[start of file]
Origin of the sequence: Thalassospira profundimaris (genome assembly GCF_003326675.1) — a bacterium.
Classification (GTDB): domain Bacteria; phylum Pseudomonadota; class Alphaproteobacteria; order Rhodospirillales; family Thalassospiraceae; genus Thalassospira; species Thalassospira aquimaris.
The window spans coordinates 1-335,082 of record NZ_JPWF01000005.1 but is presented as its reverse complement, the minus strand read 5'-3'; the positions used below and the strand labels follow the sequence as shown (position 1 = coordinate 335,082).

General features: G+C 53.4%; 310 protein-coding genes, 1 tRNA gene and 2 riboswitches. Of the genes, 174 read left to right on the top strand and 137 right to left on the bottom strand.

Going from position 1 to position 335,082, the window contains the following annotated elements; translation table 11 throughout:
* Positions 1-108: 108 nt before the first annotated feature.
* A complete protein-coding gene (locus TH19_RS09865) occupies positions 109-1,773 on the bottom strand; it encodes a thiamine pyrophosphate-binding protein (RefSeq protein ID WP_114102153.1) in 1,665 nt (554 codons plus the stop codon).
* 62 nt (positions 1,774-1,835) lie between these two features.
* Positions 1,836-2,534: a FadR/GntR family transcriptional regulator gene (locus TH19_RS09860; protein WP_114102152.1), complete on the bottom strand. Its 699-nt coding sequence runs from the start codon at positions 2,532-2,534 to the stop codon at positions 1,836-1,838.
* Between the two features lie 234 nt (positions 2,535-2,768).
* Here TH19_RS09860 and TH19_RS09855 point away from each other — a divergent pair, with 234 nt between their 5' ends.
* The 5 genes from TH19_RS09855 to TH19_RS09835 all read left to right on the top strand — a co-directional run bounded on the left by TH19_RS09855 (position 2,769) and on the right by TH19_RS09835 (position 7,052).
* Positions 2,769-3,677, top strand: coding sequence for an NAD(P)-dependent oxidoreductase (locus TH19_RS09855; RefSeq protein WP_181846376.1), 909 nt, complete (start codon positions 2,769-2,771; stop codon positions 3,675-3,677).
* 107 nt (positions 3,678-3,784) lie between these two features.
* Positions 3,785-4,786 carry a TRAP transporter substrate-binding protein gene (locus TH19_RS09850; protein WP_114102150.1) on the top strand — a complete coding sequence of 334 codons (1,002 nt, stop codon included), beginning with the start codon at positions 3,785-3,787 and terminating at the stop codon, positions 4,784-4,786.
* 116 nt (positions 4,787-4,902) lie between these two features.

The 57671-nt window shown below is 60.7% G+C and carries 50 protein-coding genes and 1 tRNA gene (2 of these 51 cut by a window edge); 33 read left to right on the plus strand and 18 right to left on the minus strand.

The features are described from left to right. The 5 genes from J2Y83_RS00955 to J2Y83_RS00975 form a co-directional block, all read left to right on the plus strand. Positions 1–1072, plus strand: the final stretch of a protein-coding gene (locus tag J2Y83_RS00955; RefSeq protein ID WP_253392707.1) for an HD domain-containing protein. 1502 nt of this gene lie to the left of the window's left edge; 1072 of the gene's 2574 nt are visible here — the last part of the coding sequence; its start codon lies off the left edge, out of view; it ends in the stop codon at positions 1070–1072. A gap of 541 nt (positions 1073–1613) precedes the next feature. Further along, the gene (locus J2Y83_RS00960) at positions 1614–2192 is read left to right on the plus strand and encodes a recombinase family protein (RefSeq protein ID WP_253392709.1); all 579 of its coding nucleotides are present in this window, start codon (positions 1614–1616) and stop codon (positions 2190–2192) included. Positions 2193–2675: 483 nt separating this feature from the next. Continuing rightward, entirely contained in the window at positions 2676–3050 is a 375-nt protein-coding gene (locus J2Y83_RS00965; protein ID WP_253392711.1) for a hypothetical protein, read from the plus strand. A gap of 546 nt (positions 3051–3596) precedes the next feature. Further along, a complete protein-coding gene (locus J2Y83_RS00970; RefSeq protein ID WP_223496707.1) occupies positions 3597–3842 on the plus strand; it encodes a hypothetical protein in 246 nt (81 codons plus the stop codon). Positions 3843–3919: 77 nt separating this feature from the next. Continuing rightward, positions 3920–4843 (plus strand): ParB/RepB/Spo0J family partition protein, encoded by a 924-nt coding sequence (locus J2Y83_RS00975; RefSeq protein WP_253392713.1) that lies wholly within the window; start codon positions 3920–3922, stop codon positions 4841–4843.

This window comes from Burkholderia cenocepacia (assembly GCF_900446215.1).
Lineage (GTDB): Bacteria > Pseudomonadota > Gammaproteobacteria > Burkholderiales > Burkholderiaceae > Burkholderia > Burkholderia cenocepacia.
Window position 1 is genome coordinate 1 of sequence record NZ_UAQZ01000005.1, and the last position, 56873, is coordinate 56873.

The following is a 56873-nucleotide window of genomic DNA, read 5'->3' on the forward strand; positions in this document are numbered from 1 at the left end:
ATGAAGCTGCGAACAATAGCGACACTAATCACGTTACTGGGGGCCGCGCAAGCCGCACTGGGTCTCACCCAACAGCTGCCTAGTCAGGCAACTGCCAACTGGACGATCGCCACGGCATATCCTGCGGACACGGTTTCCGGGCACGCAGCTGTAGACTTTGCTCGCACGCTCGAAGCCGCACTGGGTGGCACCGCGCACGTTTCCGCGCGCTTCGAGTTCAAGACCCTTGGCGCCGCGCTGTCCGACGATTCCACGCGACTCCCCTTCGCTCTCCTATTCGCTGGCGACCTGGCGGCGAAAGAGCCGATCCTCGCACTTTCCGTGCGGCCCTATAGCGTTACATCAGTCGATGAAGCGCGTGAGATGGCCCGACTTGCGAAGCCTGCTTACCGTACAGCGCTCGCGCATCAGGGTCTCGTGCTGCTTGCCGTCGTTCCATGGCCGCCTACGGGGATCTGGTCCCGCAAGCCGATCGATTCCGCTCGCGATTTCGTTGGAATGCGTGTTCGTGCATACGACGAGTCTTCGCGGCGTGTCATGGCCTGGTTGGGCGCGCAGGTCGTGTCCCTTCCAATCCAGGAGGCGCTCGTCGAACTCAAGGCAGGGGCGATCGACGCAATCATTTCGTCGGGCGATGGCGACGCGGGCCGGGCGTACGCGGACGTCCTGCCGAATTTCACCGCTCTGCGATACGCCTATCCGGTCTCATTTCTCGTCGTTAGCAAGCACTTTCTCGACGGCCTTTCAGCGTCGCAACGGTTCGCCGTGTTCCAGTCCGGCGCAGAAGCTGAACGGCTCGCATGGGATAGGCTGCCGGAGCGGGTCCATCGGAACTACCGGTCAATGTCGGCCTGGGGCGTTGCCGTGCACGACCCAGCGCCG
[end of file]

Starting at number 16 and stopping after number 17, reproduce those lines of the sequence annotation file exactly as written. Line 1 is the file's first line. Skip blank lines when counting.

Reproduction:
* 116 nt (positions 4,787-4,902) lie between these two features.

The 57671-nt window shown below is 60.7% G+C and carries 50 protein-coding genes and 1 tRNA gene (2 of these 51 cut by a window edge); 33 read left to right on the plus strand and 18 right to left on the minus strand.